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Immigration status: troubled

A federal judge in Newark is presiding over a lawsuit brought by employers against the federal government over H-1B visas

A technology business association is fighting a legal battle in Newark against the federal government over the bureaucracy’s handling of H-1B, or specialty occupation, visas.

The Small and Medium Enterprise Consortium is accusing the government of changing its requirements to prove an employee-employer relationship, therefore making initial H-1B visas or visa extension much harder than before.

Jon Wasden, litigation director at Economic Immigration Support Services in Washington, D.C., is representing the tech association. Wasden is also representing more than 70 companies in a joint case in D.C. on similar claims: a change of the requirements to prove an employee-employer relationship; a requirement for an employer to show specific, non-speculative work for the entire three-year duration of an H-1B visa (“Not a lot of businesses can tell you what you’ll be doing three years from now,” Wasden said); and the practice of approving visas for just a couple of days at a time, giving an employee no real opportunity to move or even time enough to fly across the world.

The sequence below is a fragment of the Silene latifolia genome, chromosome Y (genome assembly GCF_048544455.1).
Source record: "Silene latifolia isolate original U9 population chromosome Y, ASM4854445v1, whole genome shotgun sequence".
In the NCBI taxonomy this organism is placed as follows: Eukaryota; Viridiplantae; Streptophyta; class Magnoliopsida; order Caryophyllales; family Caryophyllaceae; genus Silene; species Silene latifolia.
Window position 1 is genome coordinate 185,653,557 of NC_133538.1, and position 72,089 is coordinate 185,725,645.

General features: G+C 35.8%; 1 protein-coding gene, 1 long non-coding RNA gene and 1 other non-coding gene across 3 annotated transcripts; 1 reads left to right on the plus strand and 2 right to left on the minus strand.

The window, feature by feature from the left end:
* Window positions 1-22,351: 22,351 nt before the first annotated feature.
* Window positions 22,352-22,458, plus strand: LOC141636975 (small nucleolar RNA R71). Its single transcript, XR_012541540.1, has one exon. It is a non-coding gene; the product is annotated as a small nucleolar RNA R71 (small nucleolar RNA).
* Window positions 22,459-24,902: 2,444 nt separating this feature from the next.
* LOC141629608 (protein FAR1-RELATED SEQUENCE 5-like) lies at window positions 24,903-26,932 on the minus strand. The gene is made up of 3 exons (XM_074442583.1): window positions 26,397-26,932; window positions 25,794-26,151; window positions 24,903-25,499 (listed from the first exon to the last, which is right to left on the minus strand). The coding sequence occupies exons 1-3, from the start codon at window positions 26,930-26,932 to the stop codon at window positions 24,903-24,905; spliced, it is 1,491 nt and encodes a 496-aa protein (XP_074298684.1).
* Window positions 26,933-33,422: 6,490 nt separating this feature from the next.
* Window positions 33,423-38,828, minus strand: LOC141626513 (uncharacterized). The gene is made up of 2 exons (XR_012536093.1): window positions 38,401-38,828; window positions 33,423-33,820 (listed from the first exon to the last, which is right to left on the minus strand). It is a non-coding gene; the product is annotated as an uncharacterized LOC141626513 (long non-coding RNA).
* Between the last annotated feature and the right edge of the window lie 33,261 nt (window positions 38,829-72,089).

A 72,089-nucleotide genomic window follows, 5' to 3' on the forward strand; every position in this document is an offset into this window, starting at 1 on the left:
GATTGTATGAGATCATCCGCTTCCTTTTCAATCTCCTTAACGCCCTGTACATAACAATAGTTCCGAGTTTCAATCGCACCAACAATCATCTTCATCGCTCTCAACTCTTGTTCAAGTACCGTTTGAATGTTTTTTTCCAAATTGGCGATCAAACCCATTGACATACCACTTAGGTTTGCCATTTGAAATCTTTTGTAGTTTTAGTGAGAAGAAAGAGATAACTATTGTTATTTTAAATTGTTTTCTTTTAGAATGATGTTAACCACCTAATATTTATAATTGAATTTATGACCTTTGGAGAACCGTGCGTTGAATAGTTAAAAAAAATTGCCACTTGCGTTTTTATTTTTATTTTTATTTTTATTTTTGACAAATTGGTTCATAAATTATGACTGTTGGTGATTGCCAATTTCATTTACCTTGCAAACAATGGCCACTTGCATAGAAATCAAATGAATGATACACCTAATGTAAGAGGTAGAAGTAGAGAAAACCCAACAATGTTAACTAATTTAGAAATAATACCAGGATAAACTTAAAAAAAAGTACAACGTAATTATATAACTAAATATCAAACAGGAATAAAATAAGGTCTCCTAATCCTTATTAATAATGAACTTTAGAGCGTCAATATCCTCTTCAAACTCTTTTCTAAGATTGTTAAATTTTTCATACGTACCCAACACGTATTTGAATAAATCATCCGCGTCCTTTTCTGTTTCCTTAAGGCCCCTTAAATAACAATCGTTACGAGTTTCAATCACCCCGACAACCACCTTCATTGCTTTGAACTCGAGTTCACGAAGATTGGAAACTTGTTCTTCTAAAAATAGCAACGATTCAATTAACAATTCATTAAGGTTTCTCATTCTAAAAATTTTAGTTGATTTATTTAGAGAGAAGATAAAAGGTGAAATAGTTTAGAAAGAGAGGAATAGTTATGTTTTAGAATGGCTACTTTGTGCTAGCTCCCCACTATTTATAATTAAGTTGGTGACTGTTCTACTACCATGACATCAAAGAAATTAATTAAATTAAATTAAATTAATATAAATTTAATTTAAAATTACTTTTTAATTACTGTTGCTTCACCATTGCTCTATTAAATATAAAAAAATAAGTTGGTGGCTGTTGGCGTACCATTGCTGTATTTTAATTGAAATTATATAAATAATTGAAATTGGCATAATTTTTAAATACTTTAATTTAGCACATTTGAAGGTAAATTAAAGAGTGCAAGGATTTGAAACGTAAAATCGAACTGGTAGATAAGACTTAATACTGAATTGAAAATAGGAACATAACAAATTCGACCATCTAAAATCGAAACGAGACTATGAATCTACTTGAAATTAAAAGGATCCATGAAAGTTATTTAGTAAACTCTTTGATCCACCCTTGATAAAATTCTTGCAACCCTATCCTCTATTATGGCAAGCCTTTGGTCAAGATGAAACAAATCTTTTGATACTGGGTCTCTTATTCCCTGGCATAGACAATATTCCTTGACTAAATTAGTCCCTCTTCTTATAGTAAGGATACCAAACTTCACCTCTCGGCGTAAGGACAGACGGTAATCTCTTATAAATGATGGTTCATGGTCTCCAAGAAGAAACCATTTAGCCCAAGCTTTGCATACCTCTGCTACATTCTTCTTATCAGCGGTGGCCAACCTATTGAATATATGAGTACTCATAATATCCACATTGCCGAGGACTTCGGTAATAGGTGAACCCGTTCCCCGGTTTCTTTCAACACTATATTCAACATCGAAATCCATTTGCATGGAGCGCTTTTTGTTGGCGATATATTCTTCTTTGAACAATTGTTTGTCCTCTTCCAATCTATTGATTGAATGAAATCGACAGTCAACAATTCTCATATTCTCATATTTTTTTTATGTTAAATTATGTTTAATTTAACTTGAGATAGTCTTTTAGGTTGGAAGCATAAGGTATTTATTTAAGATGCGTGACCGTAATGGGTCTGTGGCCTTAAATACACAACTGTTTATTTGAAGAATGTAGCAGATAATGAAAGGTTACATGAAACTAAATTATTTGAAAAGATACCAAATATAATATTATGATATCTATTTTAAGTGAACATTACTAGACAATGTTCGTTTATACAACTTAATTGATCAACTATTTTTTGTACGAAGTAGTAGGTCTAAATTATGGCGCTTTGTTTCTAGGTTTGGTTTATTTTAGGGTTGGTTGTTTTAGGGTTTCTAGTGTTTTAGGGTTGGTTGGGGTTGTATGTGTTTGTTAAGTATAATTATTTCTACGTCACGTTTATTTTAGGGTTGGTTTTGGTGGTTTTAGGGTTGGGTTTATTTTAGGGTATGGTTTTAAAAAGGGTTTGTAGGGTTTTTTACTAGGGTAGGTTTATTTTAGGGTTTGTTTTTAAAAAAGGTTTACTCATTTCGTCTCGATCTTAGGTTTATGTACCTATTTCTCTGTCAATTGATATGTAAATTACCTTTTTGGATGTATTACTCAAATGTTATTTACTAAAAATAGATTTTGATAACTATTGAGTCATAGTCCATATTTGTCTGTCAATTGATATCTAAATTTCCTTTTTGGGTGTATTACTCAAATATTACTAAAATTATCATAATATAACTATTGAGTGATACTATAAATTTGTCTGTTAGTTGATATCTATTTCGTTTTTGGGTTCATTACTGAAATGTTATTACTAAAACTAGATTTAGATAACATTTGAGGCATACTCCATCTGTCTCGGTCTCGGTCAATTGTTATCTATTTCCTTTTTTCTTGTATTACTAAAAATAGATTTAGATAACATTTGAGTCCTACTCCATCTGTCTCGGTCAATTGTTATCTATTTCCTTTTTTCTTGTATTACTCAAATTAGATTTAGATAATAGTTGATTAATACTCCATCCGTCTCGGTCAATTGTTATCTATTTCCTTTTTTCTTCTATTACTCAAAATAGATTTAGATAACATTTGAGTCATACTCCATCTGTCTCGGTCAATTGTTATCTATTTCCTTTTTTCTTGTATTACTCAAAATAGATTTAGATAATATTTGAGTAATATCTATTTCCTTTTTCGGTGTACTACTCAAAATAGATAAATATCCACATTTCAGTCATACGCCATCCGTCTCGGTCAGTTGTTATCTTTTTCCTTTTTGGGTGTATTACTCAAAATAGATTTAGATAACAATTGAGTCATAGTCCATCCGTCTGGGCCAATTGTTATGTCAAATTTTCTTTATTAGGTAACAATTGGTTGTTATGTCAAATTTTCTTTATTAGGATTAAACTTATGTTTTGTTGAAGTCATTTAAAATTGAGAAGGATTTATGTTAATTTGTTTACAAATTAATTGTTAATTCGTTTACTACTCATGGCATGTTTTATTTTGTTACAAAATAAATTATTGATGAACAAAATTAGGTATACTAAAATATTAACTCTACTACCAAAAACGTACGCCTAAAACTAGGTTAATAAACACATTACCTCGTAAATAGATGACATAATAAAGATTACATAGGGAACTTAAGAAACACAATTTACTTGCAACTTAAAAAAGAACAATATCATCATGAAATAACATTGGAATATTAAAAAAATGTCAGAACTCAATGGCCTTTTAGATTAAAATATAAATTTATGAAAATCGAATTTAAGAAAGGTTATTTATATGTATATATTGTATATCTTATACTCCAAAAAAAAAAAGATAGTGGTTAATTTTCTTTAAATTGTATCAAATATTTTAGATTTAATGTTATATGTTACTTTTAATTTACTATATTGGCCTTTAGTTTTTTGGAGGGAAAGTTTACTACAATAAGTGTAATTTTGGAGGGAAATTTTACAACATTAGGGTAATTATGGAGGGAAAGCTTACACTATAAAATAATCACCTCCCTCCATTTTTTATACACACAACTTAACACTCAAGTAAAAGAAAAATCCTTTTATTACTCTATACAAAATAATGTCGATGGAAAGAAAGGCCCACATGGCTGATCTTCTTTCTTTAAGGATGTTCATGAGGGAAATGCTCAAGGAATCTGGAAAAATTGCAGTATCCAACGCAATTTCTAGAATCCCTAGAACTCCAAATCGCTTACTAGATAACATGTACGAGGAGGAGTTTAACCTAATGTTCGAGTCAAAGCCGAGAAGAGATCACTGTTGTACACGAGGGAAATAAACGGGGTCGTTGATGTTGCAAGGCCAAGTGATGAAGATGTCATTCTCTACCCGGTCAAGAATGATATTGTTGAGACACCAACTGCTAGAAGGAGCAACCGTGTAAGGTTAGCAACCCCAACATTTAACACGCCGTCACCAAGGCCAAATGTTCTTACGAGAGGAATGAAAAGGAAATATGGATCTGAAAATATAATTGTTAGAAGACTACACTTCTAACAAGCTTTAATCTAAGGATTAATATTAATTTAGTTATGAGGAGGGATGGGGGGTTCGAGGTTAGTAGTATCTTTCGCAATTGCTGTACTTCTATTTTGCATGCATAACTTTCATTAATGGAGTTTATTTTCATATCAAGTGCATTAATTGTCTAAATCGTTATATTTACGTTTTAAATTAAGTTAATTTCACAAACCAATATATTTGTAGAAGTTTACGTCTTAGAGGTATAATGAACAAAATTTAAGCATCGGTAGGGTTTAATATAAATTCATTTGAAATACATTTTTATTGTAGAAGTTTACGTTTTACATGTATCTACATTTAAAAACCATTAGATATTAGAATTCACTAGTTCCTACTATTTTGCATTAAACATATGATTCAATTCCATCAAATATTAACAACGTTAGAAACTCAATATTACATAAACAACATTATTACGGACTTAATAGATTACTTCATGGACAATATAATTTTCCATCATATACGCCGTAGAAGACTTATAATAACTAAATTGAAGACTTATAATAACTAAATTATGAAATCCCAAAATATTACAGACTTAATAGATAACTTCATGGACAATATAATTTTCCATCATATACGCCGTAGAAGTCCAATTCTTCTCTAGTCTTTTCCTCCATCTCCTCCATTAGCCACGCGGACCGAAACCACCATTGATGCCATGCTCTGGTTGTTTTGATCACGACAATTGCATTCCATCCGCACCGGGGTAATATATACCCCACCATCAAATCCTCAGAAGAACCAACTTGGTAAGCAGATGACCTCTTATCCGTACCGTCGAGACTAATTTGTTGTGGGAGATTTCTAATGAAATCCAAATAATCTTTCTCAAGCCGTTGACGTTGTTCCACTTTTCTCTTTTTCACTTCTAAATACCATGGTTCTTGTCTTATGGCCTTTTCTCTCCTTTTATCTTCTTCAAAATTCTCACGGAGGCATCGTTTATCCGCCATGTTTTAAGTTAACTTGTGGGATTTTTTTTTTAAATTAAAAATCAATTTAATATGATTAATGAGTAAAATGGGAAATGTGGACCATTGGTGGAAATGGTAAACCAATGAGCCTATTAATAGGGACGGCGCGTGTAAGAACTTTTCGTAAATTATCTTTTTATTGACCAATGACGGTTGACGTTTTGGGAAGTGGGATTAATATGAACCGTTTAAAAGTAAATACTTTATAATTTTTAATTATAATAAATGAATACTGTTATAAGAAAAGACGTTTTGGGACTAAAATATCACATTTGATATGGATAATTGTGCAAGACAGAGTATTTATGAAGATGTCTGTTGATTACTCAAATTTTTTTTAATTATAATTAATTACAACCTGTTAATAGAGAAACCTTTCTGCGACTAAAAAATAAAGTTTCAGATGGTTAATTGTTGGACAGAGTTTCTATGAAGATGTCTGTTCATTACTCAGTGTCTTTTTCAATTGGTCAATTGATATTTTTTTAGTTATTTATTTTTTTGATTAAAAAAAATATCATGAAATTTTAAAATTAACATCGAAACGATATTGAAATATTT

Because the U.S. Citizenship and Immigration Services runs on receipts, Wasden said, the short approvals generate more revenue for the agency as employers must pay millions of dollars in visa fees and attorney fees.

Immigration law attorneys say that as a result of Buy American Hire American, a Trump administration executive order issued in April 2017, the U.S. government has made it unreasonably hard for employers to hire necessary foreign labor, particularly in the information technology category.